Analysing the Online Arms Trade in Opposition-controlled Syria: July 2021 update

Jack Shanley & Mick F.

The conflict in Syria fuels a diverse trade in arms and munitions. Many transactions are performed online, providing an opportunity for remote analysis. This article is the sixth in a series of monthly updates to ARES Research Note 11: Analysing the Online Arms Trade in Opposition-controlled Syria. Readers should refer to that report for further information on methodology and context. These short updates will present ongoing analysis of the online arms market in opposition-controlled North and North-western Syria, focusing on the previous month (in this case, July 2021). After data has been collected for the whole of 2021, a full report will be released.

Key findings

  • July 2021 saw a significant drop in documented sales, resulting in the lowest total number of sales record within a month since this period of data recording began in December 2020;
  •  Fewer blank-firing pistols were offered for sale in July 2021 than in previous months; and
  • The decrease in munitions sales from June to July 2021 represents a return to the trend of previous months.

Describing the Dataset

Item by Class

In July 2021, 132 sales of small arms, munitions, and blank-firing pistols were recorded by ARES. This represents a substantial drop in sales—by more than 530 trades—when compared to June 2021 (667). In fact, July 2021 accounts for the lowest number of sales yet documented since ARES began this period of monitoring sales in the region, in December 2020. In July 2021 two light weapons—both Breda-SAFAT heavy machine guns—were documented for sale.

Figure 1.1 Items contained in the July dataset by ARCS Class (source: ARES).

Small Arms by Type and Sub-type

The majority of documented lethal-purpose small arms trades related to rifles (61%), an increase of 13% from the June 2021 update (48%). Due to the large reduction in total documented sales, the number of documented rifles in July 2021 represents a 51% reduction from June 2021. Self-loading pistols were the second-most-common type of lethal-purpose small arm documented, constituting 33% of the documented sales. This marks a 6%  increase in the proportion of self-loading pistol sales as a share of lethal-purpose small arms from June 2021 (27%). Additionally, two hand-held machine guns, two heavy machine guns, three sub-machine guns, and one revolver were documented in the dataset.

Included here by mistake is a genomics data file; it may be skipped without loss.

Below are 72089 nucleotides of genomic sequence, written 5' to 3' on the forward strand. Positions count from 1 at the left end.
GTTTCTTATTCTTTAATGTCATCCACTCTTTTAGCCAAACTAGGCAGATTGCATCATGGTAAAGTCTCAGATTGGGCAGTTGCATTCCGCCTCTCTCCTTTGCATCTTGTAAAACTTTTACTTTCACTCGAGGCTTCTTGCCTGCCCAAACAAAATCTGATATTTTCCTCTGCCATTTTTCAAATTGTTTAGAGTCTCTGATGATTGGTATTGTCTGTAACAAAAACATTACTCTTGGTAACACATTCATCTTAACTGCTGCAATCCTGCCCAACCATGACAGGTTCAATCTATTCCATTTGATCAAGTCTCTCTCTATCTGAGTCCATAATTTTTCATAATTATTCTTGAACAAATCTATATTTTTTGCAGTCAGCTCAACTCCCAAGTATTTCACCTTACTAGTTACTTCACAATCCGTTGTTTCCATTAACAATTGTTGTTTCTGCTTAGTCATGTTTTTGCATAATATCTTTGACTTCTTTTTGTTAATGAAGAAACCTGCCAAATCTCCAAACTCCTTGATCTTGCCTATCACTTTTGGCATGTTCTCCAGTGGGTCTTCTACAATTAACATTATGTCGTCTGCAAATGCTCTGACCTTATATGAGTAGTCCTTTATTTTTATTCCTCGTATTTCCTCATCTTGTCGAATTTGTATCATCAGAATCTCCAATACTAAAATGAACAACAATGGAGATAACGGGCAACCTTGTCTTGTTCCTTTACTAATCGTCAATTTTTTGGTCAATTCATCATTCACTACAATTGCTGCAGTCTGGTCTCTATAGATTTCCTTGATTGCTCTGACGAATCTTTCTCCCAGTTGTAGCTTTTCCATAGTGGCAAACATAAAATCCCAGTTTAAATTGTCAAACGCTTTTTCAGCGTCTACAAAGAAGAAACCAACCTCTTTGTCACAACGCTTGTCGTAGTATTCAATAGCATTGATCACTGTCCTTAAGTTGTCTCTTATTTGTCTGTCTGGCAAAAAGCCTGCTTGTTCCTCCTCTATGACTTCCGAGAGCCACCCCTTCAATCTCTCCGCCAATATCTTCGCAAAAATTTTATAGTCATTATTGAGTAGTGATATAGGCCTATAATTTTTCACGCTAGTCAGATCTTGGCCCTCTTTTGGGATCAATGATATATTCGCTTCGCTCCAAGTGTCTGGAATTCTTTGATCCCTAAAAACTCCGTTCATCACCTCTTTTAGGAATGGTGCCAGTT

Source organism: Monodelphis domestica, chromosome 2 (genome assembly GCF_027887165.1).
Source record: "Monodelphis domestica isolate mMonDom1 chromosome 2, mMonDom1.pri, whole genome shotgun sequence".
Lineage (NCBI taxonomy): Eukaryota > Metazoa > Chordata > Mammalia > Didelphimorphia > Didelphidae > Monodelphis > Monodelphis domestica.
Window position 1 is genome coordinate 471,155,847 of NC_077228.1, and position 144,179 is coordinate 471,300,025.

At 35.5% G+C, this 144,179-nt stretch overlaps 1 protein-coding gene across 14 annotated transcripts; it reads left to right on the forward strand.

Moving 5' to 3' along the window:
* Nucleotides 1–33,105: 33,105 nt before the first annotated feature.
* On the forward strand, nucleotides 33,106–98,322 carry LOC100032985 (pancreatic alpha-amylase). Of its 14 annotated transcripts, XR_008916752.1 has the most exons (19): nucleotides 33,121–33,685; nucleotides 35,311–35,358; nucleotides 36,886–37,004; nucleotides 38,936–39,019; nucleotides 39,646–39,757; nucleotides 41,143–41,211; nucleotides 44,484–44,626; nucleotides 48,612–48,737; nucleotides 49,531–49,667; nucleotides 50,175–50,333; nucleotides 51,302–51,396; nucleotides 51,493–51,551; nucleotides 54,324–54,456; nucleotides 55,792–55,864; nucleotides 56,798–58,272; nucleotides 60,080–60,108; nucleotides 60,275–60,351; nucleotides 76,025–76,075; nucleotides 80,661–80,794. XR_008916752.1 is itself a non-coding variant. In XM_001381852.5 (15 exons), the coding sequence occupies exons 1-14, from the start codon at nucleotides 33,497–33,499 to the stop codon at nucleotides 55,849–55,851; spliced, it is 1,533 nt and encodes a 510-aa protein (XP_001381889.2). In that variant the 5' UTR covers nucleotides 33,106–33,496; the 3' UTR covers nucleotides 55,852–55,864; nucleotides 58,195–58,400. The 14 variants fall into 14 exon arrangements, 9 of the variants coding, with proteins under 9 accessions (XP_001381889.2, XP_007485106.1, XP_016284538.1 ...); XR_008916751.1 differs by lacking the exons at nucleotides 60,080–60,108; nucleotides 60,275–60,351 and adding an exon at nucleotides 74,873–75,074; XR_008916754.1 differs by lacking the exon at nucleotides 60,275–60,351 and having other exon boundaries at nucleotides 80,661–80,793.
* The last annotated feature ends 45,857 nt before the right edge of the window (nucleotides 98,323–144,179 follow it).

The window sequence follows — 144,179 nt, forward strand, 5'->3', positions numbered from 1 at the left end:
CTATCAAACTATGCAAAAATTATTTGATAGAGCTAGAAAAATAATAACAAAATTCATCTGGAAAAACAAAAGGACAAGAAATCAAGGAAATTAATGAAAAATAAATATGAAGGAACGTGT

Figure 1.2 Small arms contained in the July dataset by ARCS Type/Sub-type (source: ARES).

Small Arms by Country of Origin

It was possible to identify the national origin of 87 of the 132 documented items. Of the documented small arms and blank-firing pistol sales, items of Turkish origin were the most common (16%), however all but one of the documented Turkish weapons were blank-firing pistols. Sales of Soviet origin were the second most prevalent (12%). Spanish (9%), Czech (8%), and Chinese (7%) weapons were the next most common. Weapons could be identified from 22 different countries.

Self-loading Rifles by Family

Of the 49 documented self-loading rifles offered for sale in July 2021, all could be identified by model or family. All but 5 of the 49 rifles were AK-family weapons (44 examples). AKM-series rifles were the most commonly documented self-loading rifles, constituting 43% of all of these weapons (21 examples). Three of the documented AK-family weapons were chambered for the 5.45 × 39 mm cartridge, the same number as last month. Other AK-family weapons included 10 Type 56-series rifles (Type 56, Type 56-1, and Type 56-2 models), two Tabuk rifles, one AKK rifle, one KLS rifle, three Zastava M70-series rifles (M70AB2, M70AB3, and M70AB3 models), one Type 2 AKS rifle, and one Type 3 AK rifle. Four Sa vz. 58-series rifles and one G3A4 rifle were also recorded.

Self-loading Pistols by Model